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Goldilocks’ euro-porridge tastes tepid

Nobody has been paying much attention to Europe recently amid all the fuss about inflation returning to America. But last week, it returned to the spotlight – and not in a good way.

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German metal workers have reason to be cheerful

Nobody has been paying much attention to Europe recently amid all the fuss about inflation returning to America. Last week, however, it returned to the spotlight and not in a good way. "After a stellar run", the macroeconomic data has started to "sag", says Richard Barley in the Wall Street Journal.

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Germany's Ifo business confidence indicator unexpectedly slipped to a five-month low in February. The European Commission's consumer-confidence indicator also undershot expectations by falling in January. The composite purchasing managers' index (PMI) for the eurozone, tracking activity in both services and manufacturing, declined too. The triple whammy of bad news has rattled investors and prompted concern that the recovery may already be faltering.

A minor blip in the numbers?

Don't panic, says Gavekal Research's Cedric Gemehl. The readings could be a blip; European surveys "have a track record of overreacting to financial volatility that is not justified by macro fundamentals". They slipped in 2016 during the global scare over Chinese growth, but there was scant impact on the underlying economy. Assuming these readings aren't just noise, however, the strong likelihood is that the eurozone rebound is "simply seeing growth hit a plateau" after a sharp recovery.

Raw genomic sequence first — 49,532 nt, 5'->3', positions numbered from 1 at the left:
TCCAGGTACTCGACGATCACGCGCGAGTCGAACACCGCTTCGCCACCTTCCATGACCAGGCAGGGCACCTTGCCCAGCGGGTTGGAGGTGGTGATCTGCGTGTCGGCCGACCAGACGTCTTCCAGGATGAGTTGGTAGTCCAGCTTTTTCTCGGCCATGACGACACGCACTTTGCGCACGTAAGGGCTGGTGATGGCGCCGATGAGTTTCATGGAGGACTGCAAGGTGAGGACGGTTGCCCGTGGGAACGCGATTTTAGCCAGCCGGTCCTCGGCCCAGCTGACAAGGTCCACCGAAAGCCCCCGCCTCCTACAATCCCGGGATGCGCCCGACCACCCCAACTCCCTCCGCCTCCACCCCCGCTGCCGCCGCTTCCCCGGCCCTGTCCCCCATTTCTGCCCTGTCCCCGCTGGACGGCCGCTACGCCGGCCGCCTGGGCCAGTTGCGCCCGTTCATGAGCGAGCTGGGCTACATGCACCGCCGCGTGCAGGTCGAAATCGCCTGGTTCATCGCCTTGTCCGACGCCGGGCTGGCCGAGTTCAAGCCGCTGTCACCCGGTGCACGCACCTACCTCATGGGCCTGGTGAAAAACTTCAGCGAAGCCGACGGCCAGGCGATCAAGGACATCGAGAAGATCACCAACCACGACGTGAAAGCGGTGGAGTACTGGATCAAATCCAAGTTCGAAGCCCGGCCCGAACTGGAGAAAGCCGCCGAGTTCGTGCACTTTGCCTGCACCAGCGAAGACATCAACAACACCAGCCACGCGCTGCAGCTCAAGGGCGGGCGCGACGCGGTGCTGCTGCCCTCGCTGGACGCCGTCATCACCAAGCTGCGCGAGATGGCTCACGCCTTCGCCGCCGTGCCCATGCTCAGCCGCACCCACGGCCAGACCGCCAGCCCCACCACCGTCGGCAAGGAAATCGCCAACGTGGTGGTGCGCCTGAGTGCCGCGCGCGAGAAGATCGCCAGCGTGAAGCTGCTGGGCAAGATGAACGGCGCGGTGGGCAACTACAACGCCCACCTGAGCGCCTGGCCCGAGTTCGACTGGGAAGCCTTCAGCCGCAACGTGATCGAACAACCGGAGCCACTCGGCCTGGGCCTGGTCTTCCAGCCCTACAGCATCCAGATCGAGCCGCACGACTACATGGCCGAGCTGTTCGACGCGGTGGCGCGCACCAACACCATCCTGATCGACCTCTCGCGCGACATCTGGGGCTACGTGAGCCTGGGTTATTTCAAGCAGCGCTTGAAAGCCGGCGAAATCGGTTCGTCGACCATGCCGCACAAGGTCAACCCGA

Surveys across the eurozone have hit multi-year highs in recent months, so these declines are hardly disasters. The German Ifo result still points to a slight uptick in the annual pace of growth from 2.9%, according to Capital Economics. Similarly, the consumer optimism figure is hardly likely to fall off a cliff: employment should keep rising and wage growth is starting to emerge slowly, as the German IG Metall union's generous pay deal highlights. The global economy remains robust, which is crucial as Europe exports more than Britain or America. Capital Economics is still pencilling in GDP growth of 2.5% for the single currency in 2018, matching last year's ten-year high.

Why stocks can keep rising

Growth is no longer accelerating, says Barley. Markets cannot now count on a boost from data exceeding expectations. The Citigroup economic surprise index for the eurozone, a gauge of whether economic data is beating or missing the consensus forecast, has just fallen below zero for the first time since September 2016 after the longest streak in positive territory since 2003. "Expectations have finally caught up with reality."

On the plus side, as Gemehl notes, if the pace of the recovery has ebbed, then economic slack will only be absorbed slowly, inflation will take longer to appear, and monetary policy will only tighten very gradually. While the US market is facing inflationary pressure, Europe is still in a "Goldilocks-style" situation and it's better value, too.

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